Water Intrusion is the Largest Generator of CDL Claims and Insurance Losses
Click on the video to see what it takes to perform a water test on a window!
During our 20+ years of experience in the construction industry, Quality Built, LLC has compiled a database of over 2,000 notable construction defect litigation (CDL) cases. Of these cases, the majority of them were linked to water intrusion. Such circumstances occurred at the windows, at the weather resistive barrier, at the exterior cladding of a structure, through roofs, or at decks. Knowing the extent of risk-potential tied to water intrusion in buildings, the Quality Built team made a point of gathering a knowledgeable and experienced staff averaging 25 years of inspection experience to perform forensic water testing inspections in order to help mitigate builder risk and insurance losses across the country.
Why Engage in Water Testing?
Although the components of a structure may appear to be installed correctly to the naked eye, even the slightest gap is susceptible to water intrusion. Homeowners expect their homes to be built flawlessly, and if their windows begin to leak, they are likely to become extremely upset and even seek to sue parties responsible for the cause of damages. Oftentimes, the location of the leak is not consistent with the source of where the water seems to be penetrating the structure. Without testing and isolating the source of the issue, contractors are likely to repair the wrong mechanism and thus fail to eliminate the water intrusion problem altogether.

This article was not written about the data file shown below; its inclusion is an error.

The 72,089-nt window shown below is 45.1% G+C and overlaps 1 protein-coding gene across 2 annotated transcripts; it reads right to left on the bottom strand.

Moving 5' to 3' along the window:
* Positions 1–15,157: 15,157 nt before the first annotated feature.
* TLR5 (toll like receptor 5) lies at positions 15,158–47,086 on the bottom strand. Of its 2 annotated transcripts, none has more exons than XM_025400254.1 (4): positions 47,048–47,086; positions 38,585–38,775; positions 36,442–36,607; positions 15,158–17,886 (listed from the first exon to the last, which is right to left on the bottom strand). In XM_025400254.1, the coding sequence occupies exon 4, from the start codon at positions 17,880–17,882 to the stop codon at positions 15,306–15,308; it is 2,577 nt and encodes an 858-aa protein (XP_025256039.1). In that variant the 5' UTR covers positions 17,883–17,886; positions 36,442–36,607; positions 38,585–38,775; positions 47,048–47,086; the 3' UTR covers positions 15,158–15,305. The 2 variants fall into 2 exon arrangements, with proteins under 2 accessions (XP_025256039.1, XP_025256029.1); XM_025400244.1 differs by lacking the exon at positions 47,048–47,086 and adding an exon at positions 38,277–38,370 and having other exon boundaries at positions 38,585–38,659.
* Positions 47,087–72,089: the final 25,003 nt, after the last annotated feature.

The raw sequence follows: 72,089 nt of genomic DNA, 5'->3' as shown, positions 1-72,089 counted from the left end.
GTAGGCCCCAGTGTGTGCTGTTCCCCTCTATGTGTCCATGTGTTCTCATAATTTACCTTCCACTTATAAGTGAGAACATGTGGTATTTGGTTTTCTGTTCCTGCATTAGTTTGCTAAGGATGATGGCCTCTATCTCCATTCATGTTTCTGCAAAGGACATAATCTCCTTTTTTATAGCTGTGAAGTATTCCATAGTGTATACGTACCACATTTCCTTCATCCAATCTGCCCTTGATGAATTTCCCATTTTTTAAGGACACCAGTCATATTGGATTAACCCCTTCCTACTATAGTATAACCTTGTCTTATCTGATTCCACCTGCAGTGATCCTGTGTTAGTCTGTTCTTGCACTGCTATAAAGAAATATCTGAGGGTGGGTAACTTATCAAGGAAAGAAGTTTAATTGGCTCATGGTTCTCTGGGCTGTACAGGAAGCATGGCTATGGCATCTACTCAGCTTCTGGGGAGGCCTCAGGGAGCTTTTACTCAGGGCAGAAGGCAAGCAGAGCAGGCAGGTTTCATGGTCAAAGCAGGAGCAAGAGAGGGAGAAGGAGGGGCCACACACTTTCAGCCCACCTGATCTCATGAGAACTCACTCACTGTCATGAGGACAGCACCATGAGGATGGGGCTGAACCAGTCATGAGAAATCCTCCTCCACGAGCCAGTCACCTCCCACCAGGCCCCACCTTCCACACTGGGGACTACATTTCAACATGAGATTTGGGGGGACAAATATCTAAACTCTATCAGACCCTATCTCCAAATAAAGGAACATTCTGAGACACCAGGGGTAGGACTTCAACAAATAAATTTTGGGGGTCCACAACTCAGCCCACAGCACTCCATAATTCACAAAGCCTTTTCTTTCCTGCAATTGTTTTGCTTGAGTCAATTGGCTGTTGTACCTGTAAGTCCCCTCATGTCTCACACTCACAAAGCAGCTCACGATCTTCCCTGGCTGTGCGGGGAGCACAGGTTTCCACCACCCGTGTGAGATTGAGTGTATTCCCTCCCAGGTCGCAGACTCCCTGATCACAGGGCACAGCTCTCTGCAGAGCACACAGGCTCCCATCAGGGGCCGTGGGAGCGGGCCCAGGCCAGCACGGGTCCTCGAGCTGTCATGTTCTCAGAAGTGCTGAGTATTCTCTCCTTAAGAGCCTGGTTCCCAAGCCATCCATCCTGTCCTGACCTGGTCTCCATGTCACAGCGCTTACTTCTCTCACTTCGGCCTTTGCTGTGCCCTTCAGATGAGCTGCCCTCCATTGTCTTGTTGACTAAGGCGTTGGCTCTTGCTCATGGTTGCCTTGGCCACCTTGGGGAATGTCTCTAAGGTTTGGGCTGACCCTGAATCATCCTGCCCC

Forensic testing and inspection is the practice of using scientific methods to gather evidence. Forensic testing is more commonly associated with the scientific testing to gather evidence when a failure of an assembly is believed to exist. For these conditions, the forensic testing and inspection attempts to identify the method and extent of failure, and formulate the best method to repair and remediate the failure on a case by case basis. Forensic testing performed before and during construction is often referred to as field testing. At these stages, the testing and inspections identify components that are susceptible to water intrusion and gather evidence of whether they will perform as intended or if they will allow water intrusion to occur.
When Water Testing Should be Done - Projects and Stages
All projects can benefit from water testing. The stage in which the testing should occur varies depending on the type of construction that is taking place. Most projects can benefit from the construction and testing of mock-ups, both to validate the planned installation procedures, as well as to provide a place to demonstrate the expected installation procedures to the personnel involved in the assembly.
It is recommended that projects engage in water testing of random windows assemblies at two stages of the building process:
- Following the installation of windows and the weather resistive barrier.
- After installing the exterior cladding.
Additionally larger projects can benefit from the construction and testing of a mock-up of the window and wall assembly prior to the start of construction. This will help to verify that the as-designed system will perform as anticipated and help the installers to work out the installation methodology.